The world cannot be discovered by a journey of miles, no matter how long, but only by a spiritual journey, a journey of one inch, very arduous and humbling and joyful, by which we arrive at the ground at our own feet, and learn to be at home.

– Wendell Berry

Taking the journey leads us home, a place of peace and comfort, a place where we are comfortable in our own skin, a place where our heart meets God’s heart. The journey can bring transformation within us.

The danger is that we can shrink in fear from transformation because we cannot control the process. Giving up control is always a challenge for humans, but refusing the spiritual journey means that we will wander aimlessly, always searching and never finding our deepest spiritual self.


Making It All the Way Home


“Close your eyes and follow your breath to the still place that leads to the invisible path that leads you home.”

~ St. Teresa of Avila

With aging, I have experienced an emotional and spiritual “returning home.” The years have brought a sense of well-being in some very real ways. It happens to us all, I think, as we follow the usual life paths of grief, loss, fear, hopelessness, and yes, joy. The difficult paths are the important ones, in fact. Each assault, each time of suffering, makes us seek who we really are inside.

In a conversation last night, I made this comment:

The passing years are taking some of my intensity away. I now see my younger self as a very different person than who I am today, looking back on the years in which I was driven to save the world. But I’m happy that the frenetic drive has lessened for me over the years. If I had not settled down, I think I would have died. And the kidney disease year had a profound impact on the person I used to be. I miss myself sometimes, but mostly I’m very grateful to have relaxed.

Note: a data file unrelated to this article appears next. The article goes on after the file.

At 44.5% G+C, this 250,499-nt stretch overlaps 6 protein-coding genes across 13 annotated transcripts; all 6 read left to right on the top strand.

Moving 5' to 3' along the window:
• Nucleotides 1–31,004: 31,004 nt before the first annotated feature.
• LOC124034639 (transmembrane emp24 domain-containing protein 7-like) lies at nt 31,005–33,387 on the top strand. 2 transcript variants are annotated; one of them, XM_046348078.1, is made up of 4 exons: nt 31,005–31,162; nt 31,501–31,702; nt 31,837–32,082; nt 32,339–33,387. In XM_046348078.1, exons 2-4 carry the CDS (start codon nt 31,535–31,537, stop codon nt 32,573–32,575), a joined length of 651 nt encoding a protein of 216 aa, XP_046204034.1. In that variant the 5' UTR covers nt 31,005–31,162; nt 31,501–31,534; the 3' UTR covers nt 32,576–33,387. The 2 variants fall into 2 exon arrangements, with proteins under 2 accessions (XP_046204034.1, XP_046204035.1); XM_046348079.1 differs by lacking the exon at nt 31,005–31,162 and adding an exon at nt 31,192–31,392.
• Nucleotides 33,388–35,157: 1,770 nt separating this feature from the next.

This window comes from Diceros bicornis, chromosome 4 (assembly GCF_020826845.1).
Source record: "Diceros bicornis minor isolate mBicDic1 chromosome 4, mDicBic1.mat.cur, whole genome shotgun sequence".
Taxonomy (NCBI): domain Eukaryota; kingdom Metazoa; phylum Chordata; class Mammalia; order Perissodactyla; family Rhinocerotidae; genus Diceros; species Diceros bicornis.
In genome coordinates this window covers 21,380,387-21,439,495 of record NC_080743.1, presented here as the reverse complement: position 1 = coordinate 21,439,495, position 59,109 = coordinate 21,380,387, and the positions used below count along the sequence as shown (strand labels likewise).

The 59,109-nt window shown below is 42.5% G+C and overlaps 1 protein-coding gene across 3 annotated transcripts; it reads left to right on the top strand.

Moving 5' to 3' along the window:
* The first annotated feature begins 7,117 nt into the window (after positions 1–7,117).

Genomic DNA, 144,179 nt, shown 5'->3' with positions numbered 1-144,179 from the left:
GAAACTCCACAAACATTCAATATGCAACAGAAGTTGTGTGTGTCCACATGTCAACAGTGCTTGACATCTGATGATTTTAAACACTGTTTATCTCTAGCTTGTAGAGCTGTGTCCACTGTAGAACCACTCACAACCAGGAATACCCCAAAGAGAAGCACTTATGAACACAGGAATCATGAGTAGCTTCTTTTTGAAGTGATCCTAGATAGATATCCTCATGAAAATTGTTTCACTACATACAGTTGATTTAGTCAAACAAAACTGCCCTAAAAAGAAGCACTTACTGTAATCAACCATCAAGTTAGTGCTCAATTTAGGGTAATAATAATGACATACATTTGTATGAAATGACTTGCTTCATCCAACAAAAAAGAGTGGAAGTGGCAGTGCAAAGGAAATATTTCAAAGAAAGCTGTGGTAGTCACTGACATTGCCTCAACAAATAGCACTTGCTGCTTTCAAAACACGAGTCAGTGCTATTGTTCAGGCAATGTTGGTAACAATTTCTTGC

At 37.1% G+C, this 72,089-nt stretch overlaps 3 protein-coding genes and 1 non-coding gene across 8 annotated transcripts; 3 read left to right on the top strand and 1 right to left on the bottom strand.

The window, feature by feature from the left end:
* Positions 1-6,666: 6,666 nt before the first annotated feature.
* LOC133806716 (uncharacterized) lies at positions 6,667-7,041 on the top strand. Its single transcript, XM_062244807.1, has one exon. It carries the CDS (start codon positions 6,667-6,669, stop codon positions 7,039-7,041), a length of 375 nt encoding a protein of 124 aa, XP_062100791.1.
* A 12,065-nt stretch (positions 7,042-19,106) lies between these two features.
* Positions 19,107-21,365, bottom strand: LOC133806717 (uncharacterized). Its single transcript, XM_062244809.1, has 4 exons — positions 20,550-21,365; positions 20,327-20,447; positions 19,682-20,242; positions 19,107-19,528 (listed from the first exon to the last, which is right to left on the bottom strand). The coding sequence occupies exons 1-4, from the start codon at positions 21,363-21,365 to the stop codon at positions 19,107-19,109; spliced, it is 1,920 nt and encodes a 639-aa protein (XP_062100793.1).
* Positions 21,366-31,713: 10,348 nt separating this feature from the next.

The beginning of a brand new year brings a pensive season for me, a time when I want to know myself, my real self. My self-assessment, then and now, reveals how I eventually made it through life’s chaos to the serene present. So I am happy that I made it all the way home to this place, this still and holy place that nurtures my life.


Washing the Spirit Clean


It is a worthy intention, to wash my spirit clean. How freeing it would be to move all the messy stuff from my soul and to feel cleansed. The Psalmist prayed, “Create in me a clean heart, O God, and renew a right spirit within me.”

How do I even begin? A good start would be prayer, contemplation, reading prayers in Scripture, walking in the forest, making some time for silence. For me, singing hymns cleanses my soul and nurtures my heart. The writing of John Muir also suggests a path to soul cleansing. John Muir, also known as “John of the Mountains”, was a Scottish-American naturalist, author, environmental philosopher and early advocate of preservation of wilderness in the United States. Millions of people have read his letters, essays, and books telling of his adventures in nature, especially in the Sierra Nevada of California. These are his words.

Climb the mountains and get their good tidings. Nature’s peace will flow into you as sunshine flows into trees. The winds will blow their own freshness into you, and the storms their energy, while cares will drop away from you like the leaves of Autumn.

Keep close to Nature’s heart . . . break clear away once in awhile..climb a mountain..spend a week in the woods. Wash your spirit clean.

โ€• John Muir, The Mountains of California

It’s a continuous effort, washing the spirit clean. It’s a necessary spiritual discipline. It opens us up to a life renewed and refreshed.